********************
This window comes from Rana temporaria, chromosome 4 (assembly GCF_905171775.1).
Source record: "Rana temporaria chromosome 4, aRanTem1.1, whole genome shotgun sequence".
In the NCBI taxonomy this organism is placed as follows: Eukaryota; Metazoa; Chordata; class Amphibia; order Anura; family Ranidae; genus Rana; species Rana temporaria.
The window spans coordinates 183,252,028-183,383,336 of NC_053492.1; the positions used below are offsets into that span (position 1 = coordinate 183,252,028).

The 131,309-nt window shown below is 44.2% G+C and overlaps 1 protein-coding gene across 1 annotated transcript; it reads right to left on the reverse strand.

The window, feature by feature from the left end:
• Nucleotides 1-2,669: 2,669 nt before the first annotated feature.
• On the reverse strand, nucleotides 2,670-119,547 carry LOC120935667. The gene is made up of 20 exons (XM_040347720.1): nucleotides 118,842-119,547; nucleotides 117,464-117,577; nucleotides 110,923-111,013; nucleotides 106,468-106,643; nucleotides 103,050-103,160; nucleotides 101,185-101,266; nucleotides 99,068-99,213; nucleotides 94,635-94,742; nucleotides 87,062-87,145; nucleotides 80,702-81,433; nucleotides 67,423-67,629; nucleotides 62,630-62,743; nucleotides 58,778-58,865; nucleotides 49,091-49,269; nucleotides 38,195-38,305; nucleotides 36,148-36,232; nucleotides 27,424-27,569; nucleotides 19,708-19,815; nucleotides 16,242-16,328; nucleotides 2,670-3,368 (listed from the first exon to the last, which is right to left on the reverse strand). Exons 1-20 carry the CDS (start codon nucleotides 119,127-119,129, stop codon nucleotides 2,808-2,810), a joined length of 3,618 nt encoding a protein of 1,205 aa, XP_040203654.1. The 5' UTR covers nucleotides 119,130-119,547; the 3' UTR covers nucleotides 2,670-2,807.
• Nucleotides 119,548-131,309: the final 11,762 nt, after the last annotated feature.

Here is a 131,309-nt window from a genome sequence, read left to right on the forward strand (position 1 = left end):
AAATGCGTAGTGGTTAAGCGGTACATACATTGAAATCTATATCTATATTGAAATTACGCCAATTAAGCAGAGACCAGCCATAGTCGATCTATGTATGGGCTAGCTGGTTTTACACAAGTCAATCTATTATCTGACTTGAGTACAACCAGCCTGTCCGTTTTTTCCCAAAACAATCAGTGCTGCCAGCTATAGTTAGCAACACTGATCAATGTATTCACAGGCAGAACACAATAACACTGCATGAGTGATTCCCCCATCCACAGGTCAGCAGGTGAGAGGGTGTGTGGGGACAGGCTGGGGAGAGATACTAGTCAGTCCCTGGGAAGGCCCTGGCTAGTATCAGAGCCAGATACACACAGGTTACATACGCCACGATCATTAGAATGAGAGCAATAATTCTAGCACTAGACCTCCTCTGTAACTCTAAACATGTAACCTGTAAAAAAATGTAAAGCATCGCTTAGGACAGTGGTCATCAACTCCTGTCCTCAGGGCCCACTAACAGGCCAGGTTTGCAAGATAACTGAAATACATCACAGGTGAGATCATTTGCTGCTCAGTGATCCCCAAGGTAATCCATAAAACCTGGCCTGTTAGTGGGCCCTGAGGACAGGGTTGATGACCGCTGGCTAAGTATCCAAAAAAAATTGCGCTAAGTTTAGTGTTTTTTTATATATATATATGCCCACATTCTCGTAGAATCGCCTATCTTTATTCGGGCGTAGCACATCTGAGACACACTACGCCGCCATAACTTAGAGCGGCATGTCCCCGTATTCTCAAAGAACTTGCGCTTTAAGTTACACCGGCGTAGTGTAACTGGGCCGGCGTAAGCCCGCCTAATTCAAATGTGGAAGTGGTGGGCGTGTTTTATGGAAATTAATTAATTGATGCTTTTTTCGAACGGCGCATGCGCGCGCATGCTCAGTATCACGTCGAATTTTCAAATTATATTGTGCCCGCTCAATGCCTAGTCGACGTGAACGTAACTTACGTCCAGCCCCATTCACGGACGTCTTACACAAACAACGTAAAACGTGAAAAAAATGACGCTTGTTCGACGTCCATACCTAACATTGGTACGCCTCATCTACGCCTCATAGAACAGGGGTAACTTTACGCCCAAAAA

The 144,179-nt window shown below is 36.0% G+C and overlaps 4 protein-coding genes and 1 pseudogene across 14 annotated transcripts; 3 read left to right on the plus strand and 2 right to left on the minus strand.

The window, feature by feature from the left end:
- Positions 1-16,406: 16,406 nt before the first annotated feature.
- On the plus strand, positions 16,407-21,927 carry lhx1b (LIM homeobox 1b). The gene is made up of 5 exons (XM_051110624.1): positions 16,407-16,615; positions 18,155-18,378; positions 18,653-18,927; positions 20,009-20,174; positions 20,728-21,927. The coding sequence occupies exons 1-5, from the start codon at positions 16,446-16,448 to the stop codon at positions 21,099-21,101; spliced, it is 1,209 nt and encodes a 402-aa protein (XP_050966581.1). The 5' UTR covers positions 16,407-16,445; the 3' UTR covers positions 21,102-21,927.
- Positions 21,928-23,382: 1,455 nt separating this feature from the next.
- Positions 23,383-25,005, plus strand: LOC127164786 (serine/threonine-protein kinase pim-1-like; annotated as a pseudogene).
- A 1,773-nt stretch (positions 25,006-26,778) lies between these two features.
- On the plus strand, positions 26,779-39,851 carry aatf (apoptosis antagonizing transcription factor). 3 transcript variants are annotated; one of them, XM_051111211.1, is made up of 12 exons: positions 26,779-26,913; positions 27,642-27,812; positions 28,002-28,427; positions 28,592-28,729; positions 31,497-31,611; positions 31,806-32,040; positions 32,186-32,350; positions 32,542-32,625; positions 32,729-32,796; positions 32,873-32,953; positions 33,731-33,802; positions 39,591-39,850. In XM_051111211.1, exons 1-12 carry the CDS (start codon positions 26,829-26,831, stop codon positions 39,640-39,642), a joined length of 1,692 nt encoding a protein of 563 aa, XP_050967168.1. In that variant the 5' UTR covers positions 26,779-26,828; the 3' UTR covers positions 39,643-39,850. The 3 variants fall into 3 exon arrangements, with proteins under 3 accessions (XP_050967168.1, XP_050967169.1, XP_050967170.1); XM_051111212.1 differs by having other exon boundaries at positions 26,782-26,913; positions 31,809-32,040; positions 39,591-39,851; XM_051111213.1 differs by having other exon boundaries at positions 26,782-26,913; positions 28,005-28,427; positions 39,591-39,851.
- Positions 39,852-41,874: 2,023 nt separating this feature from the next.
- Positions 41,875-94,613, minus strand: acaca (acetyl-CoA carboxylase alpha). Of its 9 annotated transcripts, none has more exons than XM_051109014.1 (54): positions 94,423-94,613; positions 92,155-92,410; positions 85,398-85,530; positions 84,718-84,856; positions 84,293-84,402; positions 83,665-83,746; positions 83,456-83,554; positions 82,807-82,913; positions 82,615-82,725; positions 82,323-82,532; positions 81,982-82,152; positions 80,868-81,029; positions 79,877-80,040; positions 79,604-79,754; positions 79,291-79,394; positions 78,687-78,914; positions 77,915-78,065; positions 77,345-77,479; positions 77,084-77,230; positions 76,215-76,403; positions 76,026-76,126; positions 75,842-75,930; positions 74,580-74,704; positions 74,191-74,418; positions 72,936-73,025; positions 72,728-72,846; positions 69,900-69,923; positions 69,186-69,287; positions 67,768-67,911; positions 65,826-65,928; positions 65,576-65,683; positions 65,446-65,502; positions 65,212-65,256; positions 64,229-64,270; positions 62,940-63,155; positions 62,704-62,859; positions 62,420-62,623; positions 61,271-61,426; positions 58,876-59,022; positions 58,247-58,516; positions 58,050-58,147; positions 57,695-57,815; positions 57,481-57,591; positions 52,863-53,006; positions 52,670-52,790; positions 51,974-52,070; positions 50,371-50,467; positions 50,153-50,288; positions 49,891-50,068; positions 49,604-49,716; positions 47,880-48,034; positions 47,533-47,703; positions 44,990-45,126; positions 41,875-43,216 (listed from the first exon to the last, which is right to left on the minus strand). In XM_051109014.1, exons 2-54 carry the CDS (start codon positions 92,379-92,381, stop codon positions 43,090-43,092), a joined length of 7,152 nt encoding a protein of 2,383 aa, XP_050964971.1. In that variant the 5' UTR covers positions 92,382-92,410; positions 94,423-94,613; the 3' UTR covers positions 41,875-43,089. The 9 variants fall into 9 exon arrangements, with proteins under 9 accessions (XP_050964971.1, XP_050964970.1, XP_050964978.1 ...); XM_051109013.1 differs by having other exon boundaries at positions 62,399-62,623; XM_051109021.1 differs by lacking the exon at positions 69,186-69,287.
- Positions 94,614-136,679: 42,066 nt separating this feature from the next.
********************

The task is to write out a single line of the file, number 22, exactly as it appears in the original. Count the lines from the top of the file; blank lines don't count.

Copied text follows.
- Positions 94,614-136,679: 42,066 nt separating this feature from the next.